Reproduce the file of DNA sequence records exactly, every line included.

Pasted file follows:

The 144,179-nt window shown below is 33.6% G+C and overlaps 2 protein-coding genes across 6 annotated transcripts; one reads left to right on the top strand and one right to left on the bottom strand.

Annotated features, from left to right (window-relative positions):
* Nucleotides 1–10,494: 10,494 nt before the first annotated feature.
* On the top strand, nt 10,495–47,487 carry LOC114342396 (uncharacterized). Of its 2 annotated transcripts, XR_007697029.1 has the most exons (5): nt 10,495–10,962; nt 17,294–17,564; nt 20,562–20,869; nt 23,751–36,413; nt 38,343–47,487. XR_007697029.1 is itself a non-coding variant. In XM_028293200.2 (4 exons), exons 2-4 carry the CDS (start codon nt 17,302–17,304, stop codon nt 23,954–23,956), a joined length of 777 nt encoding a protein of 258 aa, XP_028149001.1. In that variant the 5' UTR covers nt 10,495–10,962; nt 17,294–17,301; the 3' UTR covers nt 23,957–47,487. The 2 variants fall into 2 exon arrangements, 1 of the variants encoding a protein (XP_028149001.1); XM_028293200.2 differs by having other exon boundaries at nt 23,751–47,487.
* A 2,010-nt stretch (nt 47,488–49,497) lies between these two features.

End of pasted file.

The 144,179-nt window shown below is 33.6% G+C and overlaps 2 protein-coding genes across 6 annotated transcripts; one reads left to right on the top strand and one right to left on the bottom strand.

Annotated features, from left to right (window-relative positions):
* Nucleotides 1–10,494: 10,494 nt before the first annotated feature.
* On the top strand, nt 10,495–47,487 carry LOC114342396 (uncharacterized). Of its 2 annotated transcripts, XR_007697029.1 has the most exons (5): nt 10,495–10,962; nt 17,294–17,564; nt 20,562–20,869; nt 23,751–36,413; nt 38,343–47,487. XR_007697029.1 is itself a non-coding variant. In XM_028293200.2 (4 exons), exons 2-4 carry the CDS (start codon nt 17,302–17,304, stop codon nt 23,954–23,956), a joined length of 777 nt encoding a protein of 258 aa, XP_028149001.1. In that variant the 5' UTR covers nt 10,495–10,962; nt 17,294–17,301; the 3' UTR covers nt 23,957–47,487. The 2 variants fall into 2 exon arrangements, 1 of the variants encoding a protein (XP_028149001.1); XM_028293200.2 differs by having other exon boundaries at nt 23,751–47,487.
* A 2,010-nt stretch (nt 47,488–49,497) lies between these two features.